Kadijah Amoah, CEO of Aker Energy Ghana Limited

By Dr A Ofori Quaah

 “Nobody can make you feel inferior without your consent.” (Eleanor Roosevelt, 1884 – 1962)

 In plain language, Aker Energy of Norway has perpetrated a number of scams on the thirty million people of Ghana with the connivance of state officials and institutions, and as it now seems, journalists and media organisations whose duties include bringing into the public domain the ills of society, especially those who take advantage of their vantage positions to enrich themselves and impoverish the nation.

For starters, Aker Energy should never have been re-admitted to Ghana because of the fraudulent manner in which it managed to enter Ghana the first time. It seems clear that the company succeeded the second time because it was fronted by powerful individuals and or groups that were very close to the corridors of power at the time.

The Law establishing GNPC and the Petroleum Law are very clear about who qualifies and who doesn’t, to apply for blocks in Ghana. In the old days when GNPC exercised oversight duties for exploration and production in Ghana’s basins, the corporation did background checks on every company that applied for blocks in Ghana. Clearly, with its previous record and the fact that the exploration and production subsidiary was only about three years old, Aker Energy would never have been invited to sit with the GNPC/Government negotiations team for any discussion whatsoever! The company obviously used its connections in high places in Ghana to come back to the country.

For its “impersonation,” using an unregistered local company, GNPC should never have paid for the so-called $29million seismic survey. In the old days, GNPC would never have agreed to that. By law, GNPC on behalf of the Ghana government, is entitled to EVERY dataset that is acquired in Ghana.  That means the corporation would have had in its possession a copy of the dataset anyway. And under Ghana’s law, if Aker Energy had to give up its acreage because it had committed fraud, it could not take the data away anyway. The dataset belonged to the Government of Ghana. Clearly, the people in charge of GNPC at the time either did know what they were doing or something more sinister might have happened.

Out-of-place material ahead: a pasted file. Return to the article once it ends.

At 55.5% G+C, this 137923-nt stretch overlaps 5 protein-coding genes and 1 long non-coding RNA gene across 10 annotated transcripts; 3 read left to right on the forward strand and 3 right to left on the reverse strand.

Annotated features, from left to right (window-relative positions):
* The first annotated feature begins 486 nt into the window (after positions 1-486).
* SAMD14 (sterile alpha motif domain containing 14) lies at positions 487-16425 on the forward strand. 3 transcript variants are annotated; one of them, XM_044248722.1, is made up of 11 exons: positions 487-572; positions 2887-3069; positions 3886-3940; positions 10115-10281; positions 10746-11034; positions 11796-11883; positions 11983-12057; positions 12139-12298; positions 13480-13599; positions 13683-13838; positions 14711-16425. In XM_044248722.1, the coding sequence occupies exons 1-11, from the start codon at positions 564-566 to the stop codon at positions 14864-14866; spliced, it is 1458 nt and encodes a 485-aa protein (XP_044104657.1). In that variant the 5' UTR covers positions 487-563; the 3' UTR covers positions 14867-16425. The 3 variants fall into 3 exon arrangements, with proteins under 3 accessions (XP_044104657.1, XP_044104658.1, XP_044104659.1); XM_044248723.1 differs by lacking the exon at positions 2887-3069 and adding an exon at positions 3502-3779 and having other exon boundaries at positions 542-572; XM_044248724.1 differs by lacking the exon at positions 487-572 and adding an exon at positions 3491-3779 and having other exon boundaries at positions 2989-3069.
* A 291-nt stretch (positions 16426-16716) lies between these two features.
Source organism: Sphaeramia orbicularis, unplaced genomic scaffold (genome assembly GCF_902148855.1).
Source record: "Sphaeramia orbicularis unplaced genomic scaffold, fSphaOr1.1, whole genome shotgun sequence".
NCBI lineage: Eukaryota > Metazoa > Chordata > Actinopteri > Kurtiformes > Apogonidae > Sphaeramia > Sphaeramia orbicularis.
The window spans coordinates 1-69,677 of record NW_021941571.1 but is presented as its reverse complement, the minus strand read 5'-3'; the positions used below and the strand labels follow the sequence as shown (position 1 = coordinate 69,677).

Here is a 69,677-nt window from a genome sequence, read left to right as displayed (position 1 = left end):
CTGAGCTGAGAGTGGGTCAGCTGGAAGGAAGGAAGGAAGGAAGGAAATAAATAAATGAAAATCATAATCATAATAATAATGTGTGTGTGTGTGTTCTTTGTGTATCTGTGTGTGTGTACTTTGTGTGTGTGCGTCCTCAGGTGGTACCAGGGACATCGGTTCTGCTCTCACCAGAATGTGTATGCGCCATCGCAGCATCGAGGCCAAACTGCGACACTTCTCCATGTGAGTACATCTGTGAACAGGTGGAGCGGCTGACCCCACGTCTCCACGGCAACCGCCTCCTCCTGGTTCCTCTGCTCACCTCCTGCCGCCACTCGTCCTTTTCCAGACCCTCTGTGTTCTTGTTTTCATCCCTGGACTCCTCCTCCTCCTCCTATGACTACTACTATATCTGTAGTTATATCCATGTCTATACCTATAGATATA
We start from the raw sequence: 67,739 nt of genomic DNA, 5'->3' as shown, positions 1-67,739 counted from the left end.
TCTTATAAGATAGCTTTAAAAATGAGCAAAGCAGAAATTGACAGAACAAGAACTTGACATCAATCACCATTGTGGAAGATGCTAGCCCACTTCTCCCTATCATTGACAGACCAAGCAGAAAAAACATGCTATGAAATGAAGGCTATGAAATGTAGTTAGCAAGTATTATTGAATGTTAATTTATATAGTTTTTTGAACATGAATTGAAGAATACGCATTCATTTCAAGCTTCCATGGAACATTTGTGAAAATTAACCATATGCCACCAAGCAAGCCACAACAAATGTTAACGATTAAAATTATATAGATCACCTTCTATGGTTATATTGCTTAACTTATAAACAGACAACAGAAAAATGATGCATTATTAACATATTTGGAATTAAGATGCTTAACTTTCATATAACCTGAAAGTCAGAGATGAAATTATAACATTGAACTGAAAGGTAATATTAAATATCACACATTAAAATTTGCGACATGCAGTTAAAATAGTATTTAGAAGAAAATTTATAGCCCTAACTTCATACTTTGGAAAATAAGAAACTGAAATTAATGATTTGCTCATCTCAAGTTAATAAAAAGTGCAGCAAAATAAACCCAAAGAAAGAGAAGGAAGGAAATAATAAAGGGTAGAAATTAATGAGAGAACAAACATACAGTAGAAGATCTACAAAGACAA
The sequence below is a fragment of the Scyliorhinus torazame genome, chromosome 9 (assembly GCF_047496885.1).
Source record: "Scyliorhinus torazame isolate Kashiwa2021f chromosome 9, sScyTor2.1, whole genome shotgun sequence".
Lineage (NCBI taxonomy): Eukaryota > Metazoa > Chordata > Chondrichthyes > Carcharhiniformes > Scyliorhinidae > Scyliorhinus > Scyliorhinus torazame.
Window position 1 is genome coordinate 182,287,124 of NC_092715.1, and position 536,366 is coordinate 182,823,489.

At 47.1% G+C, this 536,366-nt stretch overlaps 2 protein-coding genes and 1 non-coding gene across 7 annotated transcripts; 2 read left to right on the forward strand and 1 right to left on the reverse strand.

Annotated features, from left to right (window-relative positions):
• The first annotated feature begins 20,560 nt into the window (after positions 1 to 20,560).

There are many people still in Ghana and around the world who know about these things. It is just a matter of contacting them.

By taking over Petrica’s assets in Ghana, Aker Energy assumed the rights, contractual obligations and responsibilities of Petrica. Undoubtedly, it was obvious that Petrica had an uncompleted Work Programme, which could be either appraisal or development. This would have been approved by the Government of Ghana through Parliament. If Aker did not complete that work programme, there were consequences. The company would have had to forfeit posted bonds or else would pay penalties.   Why was it left off? Instead, they rather insultingly asked for payment from the government of Ghana!

Secondly, somewhere along the line, Aker Energy discovered that being in ultradeep waters (no company, not even Petrobras, was producing in such water depths anywhere in the world), the block was not as lucrative as it believed earlier, and so needed to offload it onto somebody. And who else will be so gullible as GNPC, which tried to convince the poor overtaxed Ghanian taxpayer to fork out a whopping $1.3billion as upfront profit for an incompetent and dubious operator. It was clear that someone was not giving the true picture to the people of Ghana.